B. Plaintiff's Motion to Appoint Counsel

Next, as for Plaintiff's two motions to appoint counsel, Plaintiff alleges that the prison where he is incarcerated has no law library, that he has limited knowledge of the law, that the issues are complex, and that he has been unable to obtain an attorney on his own to represent him. See (Doc. Nos. 3; 9). There is no absolute right to the appointment of counsel in civil actions such as this one. Therefore, a plaintiff must present "exceptional circumstances" in order to require the Court to seek the assistance of a private attorney for a plaintiff who is unable to afford counsel. Miller v. Simmons , 814 F.2d 962, 966 (4th Cir. 1987). Notwithstanding Plaintiff's contentions to the contrary, Plaintiff has not shown exceptional circumstances justifying appointment of counsel at this time. Therefore, Plaintiff's motions to appoint counsel will be denied. If this action proceeds to trial, however, the Court will consider appointment of counsel to represent Plaintiff during the trial proceedings.

C. Plaintiff's Motion to Show Cause for a Preliminary Injunction, and Motion for Temporary Restraining Order

Finally, as to Plaintiffs' two motions for a preliminary injunction (and a motion for temporary restraining order), a preliminary injunction is an extraordinary remedy afforded before trial at the discretion of the district court. In re Microsoft Corp. Antitrust Litig. , 333 F.3d 517, 524-26 (4th Cir. 2003). It is an extraordinary remedy never awarded as of right. Winter v. Natural Res. Def. Council, Inc. , 555 U.S. 7, 24 (2008). In each case, courts "must balance the competing claims of injury and must consider the effect on each party of the granting or withholding of the requested relief." Amoco Prod. Co. v. Vill. of Gambell , 480 U.S. 531, 542 (1987). "[C]ourts of equity should pay particular regard for the public consequences in employing the extraordinary remedy of injunction." Winter , 555 U.S. at 24. To obtain a preliminary injunction, the plaintiff must establish (1) that he is likely to succeed on the merits; (2) that he is likely to suffer irreparable harm in the absence of preliminary relief; (3) that the balance of equities tips in his favor; and (4) that an injunction is in the public interest. Real Truth About Obama, Inc. v. Fed. Election Comm'n , 575 F.3d 342, 346 (4th Cir. 2009).

First, Plaintiff seeks an order from the Court prohibiting Defendants "from contacting and or interacting with [Plaintiff] short of impeding judicial hearings or the judicial process." (Id.). Reviewing Plaintiff's motion based on the above factors, Plaintiff is not entitled to a preliminary injunction from the Court ordering Defendants to have no contact with him or interact with him during the course of this action. Here, Plaintiff has been transferred from Marion Correctional Institution to Mountain View Correctional Institution in Spruce Pine, North Carolina. Plaintiff is incarcerated, which means that he is not likely to have contact with Defendants, most of whom are in Shelby, North Carolina. The Court has considered the four relevant factors in determining whether to issue a preliminary injunction, and the Court finds that these factors do not warrant a preliminary injunction. Most significantly, Plaintiff has not shown he is likely to suffer irreparable harm in the absence of preliminary relief. Thus, the Court will deny Plaintiff's motion for an order prohibiting Defendants from contacting Plaintiff during this action.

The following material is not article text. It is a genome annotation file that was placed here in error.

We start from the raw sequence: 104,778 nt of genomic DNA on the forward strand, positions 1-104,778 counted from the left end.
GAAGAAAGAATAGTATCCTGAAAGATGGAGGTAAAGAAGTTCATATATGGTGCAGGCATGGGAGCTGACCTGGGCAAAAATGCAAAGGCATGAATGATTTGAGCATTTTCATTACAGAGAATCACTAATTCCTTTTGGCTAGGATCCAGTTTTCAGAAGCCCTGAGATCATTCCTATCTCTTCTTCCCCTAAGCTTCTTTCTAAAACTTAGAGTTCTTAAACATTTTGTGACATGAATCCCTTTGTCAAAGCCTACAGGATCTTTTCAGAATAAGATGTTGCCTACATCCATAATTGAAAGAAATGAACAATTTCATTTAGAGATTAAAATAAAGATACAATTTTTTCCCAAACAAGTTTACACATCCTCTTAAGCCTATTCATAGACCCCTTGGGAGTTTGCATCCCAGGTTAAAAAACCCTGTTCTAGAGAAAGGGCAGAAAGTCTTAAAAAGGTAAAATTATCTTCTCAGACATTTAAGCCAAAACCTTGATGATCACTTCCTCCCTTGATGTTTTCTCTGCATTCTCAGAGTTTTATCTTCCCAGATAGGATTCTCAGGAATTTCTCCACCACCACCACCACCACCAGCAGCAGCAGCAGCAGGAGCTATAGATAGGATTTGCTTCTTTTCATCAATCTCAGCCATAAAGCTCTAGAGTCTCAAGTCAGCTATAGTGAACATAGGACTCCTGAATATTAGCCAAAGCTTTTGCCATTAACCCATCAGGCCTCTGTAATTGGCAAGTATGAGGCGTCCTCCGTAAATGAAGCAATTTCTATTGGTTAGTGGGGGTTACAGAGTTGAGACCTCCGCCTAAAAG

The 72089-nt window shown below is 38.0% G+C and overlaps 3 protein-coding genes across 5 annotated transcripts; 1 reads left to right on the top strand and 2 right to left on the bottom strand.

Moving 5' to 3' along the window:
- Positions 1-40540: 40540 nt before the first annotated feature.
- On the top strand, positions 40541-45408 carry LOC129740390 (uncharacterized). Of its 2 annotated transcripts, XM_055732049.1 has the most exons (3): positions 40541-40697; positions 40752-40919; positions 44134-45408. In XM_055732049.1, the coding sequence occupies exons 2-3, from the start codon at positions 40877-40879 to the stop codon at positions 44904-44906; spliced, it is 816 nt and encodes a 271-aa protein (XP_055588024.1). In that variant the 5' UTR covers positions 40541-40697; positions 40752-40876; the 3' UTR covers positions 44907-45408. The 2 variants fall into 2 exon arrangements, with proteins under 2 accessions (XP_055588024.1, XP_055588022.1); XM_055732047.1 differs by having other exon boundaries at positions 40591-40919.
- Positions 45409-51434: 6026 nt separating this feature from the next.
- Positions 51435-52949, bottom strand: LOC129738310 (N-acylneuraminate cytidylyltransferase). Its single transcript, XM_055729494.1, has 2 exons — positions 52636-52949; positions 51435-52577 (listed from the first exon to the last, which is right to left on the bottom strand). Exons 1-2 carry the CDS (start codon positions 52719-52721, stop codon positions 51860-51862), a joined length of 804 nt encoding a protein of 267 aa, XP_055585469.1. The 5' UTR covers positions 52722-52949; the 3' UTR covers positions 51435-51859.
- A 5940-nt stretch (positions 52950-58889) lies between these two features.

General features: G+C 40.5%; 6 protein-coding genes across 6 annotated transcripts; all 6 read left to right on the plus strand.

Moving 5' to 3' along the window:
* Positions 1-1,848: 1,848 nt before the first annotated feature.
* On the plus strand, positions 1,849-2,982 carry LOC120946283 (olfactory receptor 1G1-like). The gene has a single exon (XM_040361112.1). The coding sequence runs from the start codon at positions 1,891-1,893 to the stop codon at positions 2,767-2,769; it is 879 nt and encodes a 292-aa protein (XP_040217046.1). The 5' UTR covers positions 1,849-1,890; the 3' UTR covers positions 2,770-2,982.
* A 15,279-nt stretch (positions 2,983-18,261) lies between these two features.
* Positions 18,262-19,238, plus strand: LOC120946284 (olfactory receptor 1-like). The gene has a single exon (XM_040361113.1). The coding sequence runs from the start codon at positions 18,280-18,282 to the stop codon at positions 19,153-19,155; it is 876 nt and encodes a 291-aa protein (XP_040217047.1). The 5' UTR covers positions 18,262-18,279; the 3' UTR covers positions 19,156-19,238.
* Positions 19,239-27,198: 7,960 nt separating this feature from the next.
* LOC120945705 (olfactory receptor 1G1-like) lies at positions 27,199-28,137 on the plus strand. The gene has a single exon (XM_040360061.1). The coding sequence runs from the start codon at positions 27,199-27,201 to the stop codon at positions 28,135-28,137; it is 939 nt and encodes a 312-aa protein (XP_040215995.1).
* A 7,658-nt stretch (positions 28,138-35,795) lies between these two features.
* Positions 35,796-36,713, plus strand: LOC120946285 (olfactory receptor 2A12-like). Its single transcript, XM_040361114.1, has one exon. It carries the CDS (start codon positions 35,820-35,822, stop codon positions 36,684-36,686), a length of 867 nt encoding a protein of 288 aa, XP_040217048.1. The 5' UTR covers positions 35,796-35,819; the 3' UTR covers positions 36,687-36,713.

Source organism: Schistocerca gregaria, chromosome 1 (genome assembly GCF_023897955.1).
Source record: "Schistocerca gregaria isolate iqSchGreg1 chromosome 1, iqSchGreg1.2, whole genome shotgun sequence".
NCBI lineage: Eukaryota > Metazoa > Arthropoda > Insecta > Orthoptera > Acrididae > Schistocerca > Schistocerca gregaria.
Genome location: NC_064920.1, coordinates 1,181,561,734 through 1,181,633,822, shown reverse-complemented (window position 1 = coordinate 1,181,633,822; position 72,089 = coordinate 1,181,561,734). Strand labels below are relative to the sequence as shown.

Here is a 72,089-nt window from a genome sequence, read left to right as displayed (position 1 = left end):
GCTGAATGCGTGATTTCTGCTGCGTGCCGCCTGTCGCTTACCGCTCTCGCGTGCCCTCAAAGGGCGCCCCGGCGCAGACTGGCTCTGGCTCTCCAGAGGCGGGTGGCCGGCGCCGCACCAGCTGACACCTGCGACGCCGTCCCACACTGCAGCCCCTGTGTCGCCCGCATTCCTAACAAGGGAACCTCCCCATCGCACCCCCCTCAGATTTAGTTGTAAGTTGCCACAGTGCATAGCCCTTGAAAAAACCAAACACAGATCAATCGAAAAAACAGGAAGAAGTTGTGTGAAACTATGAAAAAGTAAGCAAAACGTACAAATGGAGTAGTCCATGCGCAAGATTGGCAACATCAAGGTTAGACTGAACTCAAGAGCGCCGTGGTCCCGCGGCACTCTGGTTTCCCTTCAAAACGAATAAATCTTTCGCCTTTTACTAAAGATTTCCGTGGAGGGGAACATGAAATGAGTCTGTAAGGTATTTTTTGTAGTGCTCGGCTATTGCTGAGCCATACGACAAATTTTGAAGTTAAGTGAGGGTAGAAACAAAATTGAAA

In support of his motions for a preliminary injunction, Plaintiff also states that he seeks an order from the Court ordering Defendants not to destroy any surveillance video evidence of the incident on May 14, 2013. (Doc. No. 4 at 2). In the motion, Plaintiff states that Marion Correctional Institution has a policy of destroying surveillance video evidence within one year of the recording. Plaintiff seeks an order from this Court ordering Defendants not to destroy any surveillance video. The Court find that an order requiring Defendants not to destroy video evidence is unnecessary because Defendants already have a duty to preserve evidence. Under the doctrine of spoliation, parties have a duty to preserve (including a duty to not destroy) evidence when litigation is filed or becomes reasonably anticipated. See Silvestri v. Gen. Motors Corp. , 271 F.3d 583, 591 (4th Cir. 2001); Goodman v. Praxair Servs., Inc. , 632 F.Supp.2d 494, 509 (D. Md. 2009). To fulfill the duty to preserve relevant evidence, "[o]nce a party reasonably anticipates litigation, it is obligated to suspend its routine document retention/destruction policy and implement a "litigation hold" to ensure the preservation of relevant documents." Id. at 511. Here, if Defendants destroy any exculpatory evidence they will be subject to sanctions. However, because they are already under a duty to preserve evidence, an order from this Court is not necessary. Accord Wright v. Webber, C/A No. 1:11-2199-TLW-SVH, 2011 WL 6112371, at *3 (D.S.C. Nov. 10, 2011) ("Plaintiff has not shown that he will suffer irreparable damage if an injunction does not issue, as Defendants already have a legal duty to preserve existing evidence when a lawsuit is filed."); McNair v. Ozmint, C/A No. 3:07-3470-HFF-JRM, 2008 WL 2128121, at *4 (D.S.C. May 20, 2008) (denying a motion for a temporary restraining order to preserve cassette tapes because there already existed a duty to preserve material evidence).

IV. CONCLUSION

In sum, the Complaint survives initial review under 28 U.S.C. § 1915(e) and 28 U.S.C. § 1915A, as to Defendants Conner, Mason, and Piercy, but the remaining Defendants will be dismissed.[2] Furthermore, Plaintiff's motions to appoint counsel and motions for a preliminary injunction and for a temporary restraining order are denied.

IT IS, THEREFORE, ORDERED that:

1. Plaintiff's Complaint, (Doc. No. 1), survives initial review under § 1915(e) and 28 U.S.C. § 1915A as to Defendants Conner, Mason, and Piercy. The remaining Defendants are dismissed from this action.
2. Plaintiff's Motions to Appoint Counsel, (Doc. Nos. 3; 9), are DENIED.
3. Plaintiff's Motion for Order to Show Cause, Motion for Preliminary Injunction, and Motion for Temporary Restraining Order, (Doc. No. 4), and Plaintiff's Motion to Show Cause for a Preliminary Injunction and Temporary Restraining Order, (Doc. No 10) are DENIED.
4. The Clerk shall send Plaintiff summons forms to fill out so that service may be made on Defendants Conner, Mason, and Piercy. Once the Court receives the summons, the U.S. Marshal shall effectuate service on Defendants at the addresses provided by Plaintiff.